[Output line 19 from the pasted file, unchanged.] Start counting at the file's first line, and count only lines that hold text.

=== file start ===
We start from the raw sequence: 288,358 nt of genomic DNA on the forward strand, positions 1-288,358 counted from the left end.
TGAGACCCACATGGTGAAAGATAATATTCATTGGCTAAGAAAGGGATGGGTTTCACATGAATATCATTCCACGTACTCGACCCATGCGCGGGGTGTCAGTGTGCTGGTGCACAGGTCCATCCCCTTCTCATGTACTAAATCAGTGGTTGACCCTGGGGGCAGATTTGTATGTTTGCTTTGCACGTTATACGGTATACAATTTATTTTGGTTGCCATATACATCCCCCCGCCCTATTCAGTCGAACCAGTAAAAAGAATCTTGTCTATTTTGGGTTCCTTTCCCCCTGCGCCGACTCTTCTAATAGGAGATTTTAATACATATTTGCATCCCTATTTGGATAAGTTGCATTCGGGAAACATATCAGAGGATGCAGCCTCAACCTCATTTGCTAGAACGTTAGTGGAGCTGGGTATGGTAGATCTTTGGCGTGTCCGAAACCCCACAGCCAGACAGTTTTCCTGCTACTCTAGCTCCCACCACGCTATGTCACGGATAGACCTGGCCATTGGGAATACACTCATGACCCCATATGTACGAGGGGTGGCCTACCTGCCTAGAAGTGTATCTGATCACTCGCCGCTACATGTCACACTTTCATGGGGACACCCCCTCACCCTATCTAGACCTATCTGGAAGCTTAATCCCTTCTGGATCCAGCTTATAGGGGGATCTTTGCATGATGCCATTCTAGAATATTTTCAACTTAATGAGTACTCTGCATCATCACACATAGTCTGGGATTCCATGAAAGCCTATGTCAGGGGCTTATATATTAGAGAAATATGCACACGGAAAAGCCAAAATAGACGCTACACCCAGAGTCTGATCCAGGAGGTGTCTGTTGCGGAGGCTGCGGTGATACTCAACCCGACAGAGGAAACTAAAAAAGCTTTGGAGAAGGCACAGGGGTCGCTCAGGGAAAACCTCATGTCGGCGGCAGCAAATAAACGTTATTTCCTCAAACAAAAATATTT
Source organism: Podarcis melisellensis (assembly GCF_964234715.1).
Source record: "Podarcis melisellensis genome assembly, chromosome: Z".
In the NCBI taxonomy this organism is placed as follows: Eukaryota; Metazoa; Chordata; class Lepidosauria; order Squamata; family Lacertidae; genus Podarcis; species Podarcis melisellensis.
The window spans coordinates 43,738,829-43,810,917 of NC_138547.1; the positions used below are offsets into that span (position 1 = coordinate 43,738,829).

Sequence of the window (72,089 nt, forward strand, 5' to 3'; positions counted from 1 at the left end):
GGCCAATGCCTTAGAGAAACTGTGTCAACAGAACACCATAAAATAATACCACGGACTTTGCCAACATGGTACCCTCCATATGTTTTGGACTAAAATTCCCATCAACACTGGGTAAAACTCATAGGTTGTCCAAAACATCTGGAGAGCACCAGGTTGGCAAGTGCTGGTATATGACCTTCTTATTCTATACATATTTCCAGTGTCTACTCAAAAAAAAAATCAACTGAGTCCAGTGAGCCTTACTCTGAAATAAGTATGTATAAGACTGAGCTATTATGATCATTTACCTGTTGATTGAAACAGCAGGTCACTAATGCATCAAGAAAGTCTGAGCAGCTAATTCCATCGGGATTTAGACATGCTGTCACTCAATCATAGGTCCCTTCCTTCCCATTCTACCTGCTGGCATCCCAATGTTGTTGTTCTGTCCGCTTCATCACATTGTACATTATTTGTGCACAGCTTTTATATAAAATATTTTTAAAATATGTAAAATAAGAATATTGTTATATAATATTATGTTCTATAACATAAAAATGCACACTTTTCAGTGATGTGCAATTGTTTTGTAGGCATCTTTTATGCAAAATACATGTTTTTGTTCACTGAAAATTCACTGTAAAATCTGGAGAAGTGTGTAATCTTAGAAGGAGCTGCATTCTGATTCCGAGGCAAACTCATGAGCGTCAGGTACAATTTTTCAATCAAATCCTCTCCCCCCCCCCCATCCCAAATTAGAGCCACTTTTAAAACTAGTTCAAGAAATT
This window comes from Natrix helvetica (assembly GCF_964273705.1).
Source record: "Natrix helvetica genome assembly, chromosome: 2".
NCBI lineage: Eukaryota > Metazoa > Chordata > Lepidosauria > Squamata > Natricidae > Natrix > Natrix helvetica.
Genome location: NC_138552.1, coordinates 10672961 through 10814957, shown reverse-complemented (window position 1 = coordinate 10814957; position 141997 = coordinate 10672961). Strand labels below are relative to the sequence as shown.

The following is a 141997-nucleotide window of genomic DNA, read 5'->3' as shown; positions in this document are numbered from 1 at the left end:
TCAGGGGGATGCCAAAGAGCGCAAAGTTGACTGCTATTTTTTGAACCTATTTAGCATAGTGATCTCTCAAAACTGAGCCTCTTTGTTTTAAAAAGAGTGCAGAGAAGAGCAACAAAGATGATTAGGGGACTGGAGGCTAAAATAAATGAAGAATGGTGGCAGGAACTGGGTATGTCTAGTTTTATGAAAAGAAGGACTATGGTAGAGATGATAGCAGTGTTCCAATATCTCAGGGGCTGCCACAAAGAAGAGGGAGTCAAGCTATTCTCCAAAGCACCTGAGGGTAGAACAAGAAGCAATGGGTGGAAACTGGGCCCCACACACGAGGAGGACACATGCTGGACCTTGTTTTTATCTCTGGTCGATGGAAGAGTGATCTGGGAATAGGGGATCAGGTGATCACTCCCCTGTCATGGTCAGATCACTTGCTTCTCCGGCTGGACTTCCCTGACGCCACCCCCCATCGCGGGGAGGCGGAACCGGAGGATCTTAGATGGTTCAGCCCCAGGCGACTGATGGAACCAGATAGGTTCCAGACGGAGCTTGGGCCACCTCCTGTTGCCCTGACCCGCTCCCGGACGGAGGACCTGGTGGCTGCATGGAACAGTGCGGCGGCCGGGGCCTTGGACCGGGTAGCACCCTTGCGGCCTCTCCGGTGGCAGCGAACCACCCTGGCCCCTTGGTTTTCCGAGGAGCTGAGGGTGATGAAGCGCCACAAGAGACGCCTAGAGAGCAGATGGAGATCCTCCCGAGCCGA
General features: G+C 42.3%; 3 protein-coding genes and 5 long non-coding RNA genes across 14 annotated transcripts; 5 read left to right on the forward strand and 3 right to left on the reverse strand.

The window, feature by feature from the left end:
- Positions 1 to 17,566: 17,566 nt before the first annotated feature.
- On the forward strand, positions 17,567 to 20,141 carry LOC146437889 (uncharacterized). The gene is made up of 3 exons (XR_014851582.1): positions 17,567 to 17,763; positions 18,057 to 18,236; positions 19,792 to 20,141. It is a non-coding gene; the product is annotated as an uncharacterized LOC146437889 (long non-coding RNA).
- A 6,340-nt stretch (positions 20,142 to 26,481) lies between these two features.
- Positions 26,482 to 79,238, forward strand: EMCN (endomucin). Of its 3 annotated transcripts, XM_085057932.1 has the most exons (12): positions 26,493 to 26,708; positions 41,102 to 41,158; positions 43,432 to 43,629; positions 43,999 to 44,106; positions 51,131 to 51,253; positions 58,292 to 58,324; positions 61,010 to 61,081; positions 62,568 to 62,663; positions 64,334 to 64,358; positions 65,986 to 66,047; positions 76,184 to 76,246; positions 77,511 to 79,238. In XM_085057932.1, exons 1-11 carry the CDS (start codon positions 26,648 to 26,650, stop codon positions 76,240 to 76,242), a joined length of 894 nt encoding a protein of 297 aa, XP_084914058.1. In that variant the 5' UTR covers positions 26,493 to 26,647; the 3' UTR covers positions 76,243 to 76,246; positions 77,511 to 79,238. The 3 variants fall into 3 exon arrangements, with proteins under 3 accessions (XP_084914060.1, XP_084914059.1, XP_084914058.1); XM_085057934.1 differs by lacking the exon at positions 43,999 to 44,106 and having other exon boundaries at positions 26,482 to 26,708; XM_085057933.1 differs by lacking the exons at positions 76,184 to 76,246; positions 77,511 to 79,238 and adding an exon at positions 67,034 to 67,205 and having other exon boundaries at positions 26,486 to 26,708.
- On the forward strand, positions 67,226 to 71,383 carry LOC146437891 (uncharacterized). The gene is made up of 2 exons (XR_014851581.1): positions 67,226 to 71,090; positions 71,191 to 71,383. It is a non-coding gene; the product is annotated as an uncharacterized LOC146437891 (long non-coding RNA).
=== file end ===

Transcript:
- A 6,340-nt stretch (positions 20,142 to 26,481) lies between these two features.